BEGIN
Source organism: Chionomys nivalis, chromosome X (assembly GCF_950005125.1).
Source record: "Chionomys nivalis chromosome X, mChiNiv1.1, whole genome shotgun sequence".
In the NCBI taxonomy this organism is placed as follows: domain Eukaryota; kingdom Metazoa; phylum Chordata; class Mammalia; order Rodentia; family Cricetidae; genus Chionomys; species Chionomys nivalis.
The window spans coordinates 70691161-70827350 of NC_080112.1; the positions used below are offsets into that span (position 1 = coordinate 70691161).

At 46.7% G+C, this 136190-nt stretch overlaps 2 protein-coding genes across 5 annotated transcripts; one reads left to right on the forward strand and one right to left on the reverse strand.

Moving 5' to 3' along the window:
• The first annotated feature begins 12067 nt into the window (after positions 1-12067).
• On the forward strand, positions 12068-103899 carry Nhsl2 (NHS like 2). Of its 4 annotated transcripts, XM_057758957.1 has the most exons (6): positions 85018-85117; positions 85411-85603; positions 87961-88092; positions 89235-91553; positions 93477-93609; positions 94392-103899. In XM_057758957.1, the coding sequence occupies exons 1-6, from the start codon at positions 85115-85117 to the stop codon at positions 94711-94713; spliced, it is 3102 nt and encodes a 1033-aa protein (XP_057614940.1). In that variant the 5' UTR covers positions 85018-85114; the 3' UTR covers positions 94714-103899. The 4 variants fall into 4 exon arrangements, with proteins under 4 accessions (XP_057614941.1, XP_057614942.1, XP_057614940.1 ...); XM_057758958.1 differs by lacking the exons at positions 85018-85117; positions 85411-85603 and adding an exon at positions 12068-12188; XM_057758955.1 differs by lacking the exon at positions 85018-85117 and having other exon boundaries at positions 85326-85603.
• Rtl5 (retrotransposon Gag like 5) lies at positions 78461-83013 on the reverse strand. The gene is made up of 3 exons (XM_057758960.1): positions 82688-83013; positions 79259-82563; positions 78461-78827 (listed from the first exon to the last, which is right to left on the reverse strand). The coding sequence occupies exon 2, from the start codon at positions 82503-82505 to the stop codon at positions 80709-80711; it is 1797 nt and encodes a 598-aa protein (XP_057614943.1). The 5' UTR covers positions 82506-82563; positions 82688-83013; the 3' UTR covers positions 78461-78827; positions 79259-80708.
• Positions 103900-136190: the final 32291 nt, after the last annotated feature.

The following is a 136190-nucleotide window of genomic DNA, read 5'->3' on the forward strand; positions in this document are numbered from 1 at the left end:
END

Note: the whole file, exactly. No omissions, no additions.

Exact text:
Source organism: Chionomys nivalis, chromosome X (assembly GCF_950005125.1).
Source record: "Chionomys nivalis chromosome X, mChiNiv1.1, whole genome shotgun sequence".
In the NCBI taxonomy this organism is placed as follows: domain Eukaryota; kingdom Metazoa; phylum Chordata; class Mammalia; order Rodentia; family Cricetidae; genus Chionomys; species Chionomys nivalis.
The window spans coordinates 70691161-70827350 of NC_080112.1; the positions used below are offsets into that span (position 1 = coordinate 70691161).

At 46.7% G+C, this 136190-nt stretch overlaps 2 protein-coding genes across 5 annotated transcripts; one reads left to right on the forward strand and one right to left on the reverse strand.

Moving 5' to 3' along the window:
• The first annotated feature begins 12067 nt into the window (after positions 1-12067).
• On the forward strand, positions 12068-103899 carry Nhsl2 (NHS like 2). Of its 4 annotated transcripts, XM_057758957.1 has the most exons (6): positions 85018-85117; positions 85411-85603; positions 87961-88092; positions 89235-91553; positions 93477-93609; positions 94392-103899. In XM_057758957.1, the coding sequence occupies exons 1-6, from the start codon at positions 85115-85117 to the stop codon at positions 94711-94713; spliced, it is 3102 nt and encodes a 1033-aa protein (XP_057614940.1). In that variant the 5' UTR covers positions 85018-85114; the 3' UTR covers positions 94714-103899. The 4 variants fall into 4 exon arrangements, with proteins under 4 accessions (XP_057614941.1, XP_057614942.1, XP_057614940.1 ...); XM_057758958.1 differs by lacking the exons at positions 85018-85117; positions 85411-85603 and adding an exon at positions 12068-12188; XM_057758955.1 differs by lacking the exon at positions 85018-85117 and having other exon boundaries at positions 85326-85603.
• Rtl5 (retrotransposon Gag like 5) lies at positions 78461-83013 on the reverse strand. The gene is made up of 3 exons (XM_057758960.1): positions 82688-83013; positions 79259-82563; positions 78461-78827 (listed from the first exon to the last, which is right to left on the reverse strand). The coding sequence occupies exon 2, from the start codon at positions 82503-82505 to the stop codon at positions 80709-80711; it is 1797 nt and encodes a 598-aa protein (XP_057614943.1). The 5' UTR covers positions 82506-82563; positions 82688-83013; the 3' UTR covers positions 78461-78827; positions 79259-80708.
• Positions 103900-136190: the final 32291 nt, after the last annotated feature.

The following is a 136190-nucleotide window of genomic DNA, read 5'->3' on the forward strand; positions in this document are numbered from 1 at the left end: